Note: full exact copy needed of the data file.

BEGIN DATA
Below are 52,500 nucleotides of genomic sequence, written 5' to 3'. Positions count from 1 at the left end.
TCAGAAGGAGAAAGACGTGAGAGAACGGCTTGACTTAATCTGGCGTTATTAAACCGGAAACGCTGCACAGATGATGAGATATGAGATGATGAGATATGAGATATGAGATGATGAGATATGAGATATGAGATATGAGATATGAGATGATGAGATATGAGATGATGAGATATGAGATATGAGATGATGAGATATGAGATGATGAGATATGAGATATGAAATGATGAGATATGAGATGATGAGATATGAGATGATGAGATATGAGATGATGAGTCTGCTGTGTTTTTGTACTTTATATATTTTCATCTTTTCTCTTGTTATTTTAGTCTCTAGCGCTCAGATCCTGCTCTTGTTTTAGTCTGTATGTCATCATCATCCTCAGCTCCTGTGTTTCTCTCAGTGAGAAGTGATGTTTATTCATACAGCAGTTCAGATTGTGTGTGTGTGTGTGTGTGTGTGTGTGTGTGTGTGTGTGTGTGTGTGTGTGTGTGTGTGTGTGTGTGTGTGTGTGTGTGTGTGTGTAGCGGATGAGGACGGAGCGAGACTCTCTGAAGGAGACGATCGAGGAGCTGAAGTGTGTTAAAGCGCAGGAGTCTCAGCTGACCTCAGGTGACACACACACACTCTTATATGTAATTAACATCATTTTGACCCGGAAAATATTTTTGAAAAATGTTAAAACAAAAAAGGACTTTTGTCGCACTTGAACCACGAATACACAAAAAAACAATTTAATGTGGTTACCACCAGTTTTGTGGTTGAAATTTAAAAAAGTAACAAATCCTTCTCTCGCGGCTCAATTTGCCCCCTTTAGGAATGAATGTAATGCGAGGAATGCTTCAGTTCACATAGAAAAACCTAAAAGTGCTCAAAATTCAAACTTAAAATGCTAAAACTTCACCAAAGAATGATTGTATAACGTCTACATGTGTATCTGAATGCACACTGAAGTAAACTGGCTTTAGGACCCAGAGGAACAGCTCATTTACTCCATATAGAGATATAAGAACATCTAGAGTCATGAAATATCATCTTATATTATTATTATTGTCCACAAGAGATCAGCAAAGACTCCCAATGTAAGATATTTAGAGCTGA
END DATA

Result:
Below are 52,500 nucleotides of genomic sequence, written 5' to 3'. Positions count from 1 at the left end.
TCAGAAGGAGAAAGACGTGAGAGAACGGCTTGACTTAATCTGGCGTTATTAAACCGGAAACGCTGCACAGATGATGAGATATGAGATGATGAGATATGAGATATGAGATGATGAGATATGAGATATGAGATATGAGATATGAGATGATGAGATATGAGATGATGAGATATGAGATATGAGATGATGAGATATGAGATGATGAGATATGAGATATGAAATGATGAGATATGAGATGATGAGATATGAGATGATGAGATATGAGATGATGAGTCTGCTGTGTTTTTGTACTTTATATATTTTCATCTTTTCTCTTGTTATTTTAGTCTCTAGCGCTCAGATCCTGCTCTTGTTTTAGTCTGTATGTCATCATCATCCTCAGCTCCTGTGTTTCTCTCAGTGAGAAGTGATGTTTATTCATACAGCAGTTCAGATTGTGTGTGTGTGTGTGTGTGTGTGTGTGTGTGTGTGTGTGTGTGTGTGTGTGTGTGTGTGTGTGTGTGTGTGTGTGTGTGTGTGTGTAGCGGATGAGGACGGAGCGAGACTCTCTGAAGGAGACGATCGAGGAGCTGAAGTGTGTTAAAGCGCAGGAGTCTCAGCTGACCTCAGGTGACACACACACACTCTTATATGTAATTAACATCATTTTGACCCGGAAAATATTTTTGAAAAATGTTAAAACAAAAAAGGACTTTTGTCGCACTTGAACCACGAATACACAAAAAAACAATTTAATGTGGTTACCACCAGTTTTGTGGTTGAAATTTAAAAAAGTAACAAATCCTTCTCTCGCGGCTCAATTTGCCCCCTTTAGGAATGAATGTAATGCGAGGAATGCTTCAGTTCACATAGAAAAACCTAAAAGTGCTCAAAATTCAAACTTAAAATGCTAAAACTTCACCAAAGAATGATTGTATAACGTCTACATGTGTATCTGAATGCACACTGAAGTAAACTGGCTTTAGGACCCAGAGGAACAGCTCATTTACTCCATATAGAGATATAAGAACATCTAGAGTCATGAAATATCATCTTATATTATTATTATTGTCCACAAGAGATCAGCAAAGACTCCCAATGTAAGATATTTAGAGCTGA